Tappin Josie was claimed two races back for $50,000 at Laurel by owner Darryl Abramowitz.
“I liked that she’s a Pennsylvania bred,’’ Abramowitz said. “I know the trainer she came from and usually he drops horses like that. And I liked the form on her and everything else. Obviously, in this game, you take a lot of chances. This one paid off.’’
Anthony Nunez turned 25 Monday. The jockey got some birthday presents from hot 3-year-old No Confession for owner Kingdom Racing and new trainer Linda Simon in the 6 1/2-furlong Rittenhouse Square.
“He does everything easily,’’ Nunez said of the colt he had ridden three times, all no-doubt-about-it-wins.
No Confession took eight starts to break his maiden, but has been unbeatable since then after winning The Rittenhouse Square by 4 widening lengths at 7-2. The three wins have been by a combined 16 1/2 lengths.
The best race of the two days was on Tuesday between 9-5 Twisted Ride and 7-2 Smooth B in The Fishtown going 6 furlongs. The pair hooked up on the far turn and ran together the entire length of the stretch, Twisted Ride and jockey Andy Hernandez barely ahead most of the way and just a head in front at the finish; the race finally declared official after an endless inquiry that involved the winner who was bumped by one horse into the path of another horse.
Owned by Kasey K Racing Stable LLC, Michael Day and Final Turn LLC and trained by Michael Moore, Twisted Ride got his third consecutive win.
“It was long, it was tough, we didn’t really think he should come down, we thought the horse outside of him forced him in,’’ Moore said of the inquiry. “(Twisted Ride) has really matured. He was a handful when he was a little younger. He’s real tough. You could see he battled all the way down the stretch.’’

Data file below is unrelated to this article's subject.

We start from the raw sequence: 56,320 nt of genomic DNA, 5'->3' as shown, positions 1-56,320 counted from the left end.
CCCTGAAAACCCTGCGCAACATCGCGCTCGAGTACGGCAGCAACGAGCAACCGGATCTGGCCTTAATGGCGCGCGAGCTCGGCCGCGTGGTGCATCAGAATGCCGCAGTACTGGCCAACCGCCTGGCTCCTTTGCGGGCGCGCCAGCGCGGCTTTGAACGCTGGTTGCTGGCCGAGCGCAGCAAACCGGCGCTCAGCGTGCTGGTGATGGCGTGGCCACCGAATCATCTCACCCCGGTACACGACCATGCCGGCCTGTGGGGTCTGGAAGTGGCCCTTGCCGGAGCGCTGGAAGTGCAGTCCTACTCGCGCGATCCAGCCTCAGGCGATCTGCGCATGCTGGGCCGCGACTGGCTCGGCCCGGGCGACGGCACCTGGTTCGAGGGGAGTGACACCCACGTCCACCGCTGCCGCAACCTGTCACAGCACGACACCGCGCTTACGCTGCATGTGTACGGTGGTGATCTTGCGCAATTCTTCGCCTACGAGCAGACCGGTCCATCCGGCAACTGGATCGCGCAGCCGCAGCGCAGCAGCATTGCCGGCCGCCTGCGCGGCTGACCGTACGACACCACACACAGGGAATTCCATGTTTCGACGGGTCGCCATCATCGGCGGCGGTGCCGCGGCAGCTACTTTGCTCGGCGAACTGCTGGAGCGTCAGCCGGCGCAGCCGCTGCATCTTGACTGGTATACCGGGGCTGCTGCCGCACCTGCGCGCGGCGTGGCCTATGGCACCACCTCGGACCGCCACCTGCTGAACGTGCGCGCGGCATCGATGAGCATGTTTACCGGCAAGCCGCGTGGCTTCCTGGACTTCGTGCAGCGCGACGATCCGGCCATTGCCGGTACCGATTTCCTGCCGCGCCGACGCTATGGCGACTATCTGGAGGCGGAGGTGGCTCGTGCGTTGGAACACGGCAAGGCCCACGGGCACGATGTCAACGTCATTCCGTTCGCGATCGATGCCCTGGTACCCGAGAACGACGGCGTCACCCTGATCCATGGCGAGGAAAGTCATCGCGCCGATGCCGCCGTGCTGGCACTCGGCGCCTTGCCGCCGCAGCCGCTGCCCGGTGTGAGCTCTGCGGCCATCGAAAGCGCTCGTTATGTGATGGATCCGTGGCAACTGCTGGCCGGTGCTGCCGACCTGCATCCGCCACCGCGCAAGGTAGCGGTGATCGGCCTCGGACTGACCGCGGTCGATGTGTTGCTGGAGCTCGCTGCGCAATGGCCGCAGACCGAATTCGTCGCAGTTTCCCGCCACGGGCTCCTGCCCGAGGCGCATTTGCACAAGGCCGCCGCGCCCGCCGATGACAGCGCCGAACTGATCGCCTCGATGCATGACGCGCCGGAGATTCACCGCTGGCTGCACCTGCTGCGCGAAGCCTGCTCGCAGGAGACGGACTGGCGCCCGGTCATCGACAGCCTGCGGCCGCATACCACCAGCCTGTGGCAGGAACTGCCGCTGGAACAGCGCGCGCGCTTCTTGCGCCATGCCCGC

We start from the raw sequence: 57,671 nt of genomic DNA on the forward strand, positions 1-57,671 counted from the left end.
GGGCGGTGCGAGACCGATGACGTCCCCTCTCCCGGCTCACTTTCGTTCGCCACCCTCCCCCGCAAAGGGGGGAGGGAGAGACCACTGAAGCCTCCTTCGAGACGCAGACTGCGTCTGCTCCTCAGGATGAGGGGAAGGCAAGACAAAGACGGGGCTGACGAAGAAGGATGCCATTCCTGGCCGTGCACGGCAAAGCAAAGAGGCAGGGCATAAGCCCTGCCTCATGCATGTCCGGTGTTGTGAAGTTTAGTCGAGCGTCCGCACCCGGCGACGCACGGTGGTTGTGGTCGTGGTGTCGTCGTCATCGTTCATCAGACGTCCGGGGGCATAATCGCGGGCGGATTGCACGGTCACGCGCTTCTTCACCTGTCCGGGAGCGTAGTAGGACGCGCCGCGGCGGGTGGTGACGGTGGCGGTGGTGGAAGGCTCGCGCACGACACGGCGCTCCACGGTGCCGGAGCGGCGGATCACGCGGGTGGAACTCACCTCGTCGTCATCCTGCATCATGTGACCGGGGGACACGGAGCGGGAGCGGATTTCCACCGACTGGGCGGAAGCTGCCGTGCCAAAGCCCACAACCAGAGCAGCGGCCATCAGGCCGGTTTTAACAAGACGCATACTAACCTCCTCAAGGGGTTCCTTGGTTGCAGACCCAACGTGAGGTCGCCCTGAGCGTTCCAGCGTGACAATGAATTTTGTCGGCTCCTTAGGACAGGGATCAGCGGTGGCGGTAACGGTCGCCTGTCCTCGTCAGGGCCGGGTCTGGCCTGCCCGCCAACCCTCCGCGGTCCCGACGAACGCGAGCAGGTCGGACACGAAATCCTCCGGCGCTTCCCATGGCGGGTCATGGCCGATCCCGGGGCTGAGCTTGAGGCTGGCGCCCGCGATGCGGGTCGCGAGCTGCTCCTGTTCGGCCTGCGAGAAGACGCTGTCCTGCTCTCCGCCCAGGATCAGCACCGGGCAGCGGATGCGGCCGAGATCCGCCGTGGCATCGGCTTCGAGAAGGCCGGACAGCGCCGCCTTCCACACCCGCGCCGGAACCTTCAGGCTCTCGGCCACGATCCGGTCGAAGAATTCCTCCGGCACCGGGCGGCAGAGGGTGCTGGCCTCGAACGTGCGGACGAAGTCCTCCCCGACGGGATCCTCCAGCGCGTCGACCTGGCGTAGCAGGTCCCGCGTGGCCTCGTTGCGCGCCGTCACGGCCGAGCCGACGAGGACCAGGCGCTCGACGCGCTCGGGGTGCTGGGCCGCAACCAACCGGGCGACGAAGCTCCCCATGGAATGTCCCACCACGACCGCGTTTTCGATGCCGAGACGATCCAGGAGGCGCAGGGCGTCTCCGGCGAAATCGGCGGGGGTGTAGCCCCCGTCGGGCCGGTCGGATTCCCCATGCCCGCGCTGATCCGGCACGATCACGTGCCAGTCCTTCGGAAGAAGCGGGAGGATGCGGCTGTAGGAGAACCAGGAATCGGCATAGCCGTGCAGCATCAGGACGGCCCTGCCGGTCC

Disco Ebo was a very talented 2-year-old filly with seemingly unlimited promise in late 2021.
“She got loose one morning and it was traumatic for everybody involved,’’ her trainer Butch Reid said. ‘She got the reins hooked around her hind foot and just kept slamming herself on the ground. She cut herself up bad, but it was mostly superficial injuries. I think psychologically it took her a while to get over that.’’
Well, she is way over it after dominating the 6 1/2-furlong Penn’s Landing for older females at 3-5, winning by 6 3/4 lengths under jockey Frankie Pennington. It was her fifth win in six starts and the most impressive yet for owners Cash is King and LC Racing LLC.
“She’s really moved to a new level,’’ Reid said. “She’s back now, so look out.’’
Forewarned has made the vast majority of his nearly $1 million in Ohio Bred races, but owner/trainer Uriah St. Lewis found a spot at home for his 7-year-old making his 58th start. Coming with his customary late rally from the back under Dexter Haddock, 5-1 Forewarned caught 3-1 Prince of Rain very late to win the 1 mile, 70-yard Washington Crossing by one-half length. That brought Forewarned’s earnings to $981,483.
“Usually, we don’t get a race for him here,’’ St. Lewis said. “When we do get it, we are happy to get it. He did what he had to do.’’
And to have a second millionaire in the barn along with 2018 Jockey Club Gold Cup winner Discreet Lover…
“We pray he can make it over a million,’’ St. Lewis said. “He’s just trying; he’s working, he’s working. He’ll get there.’’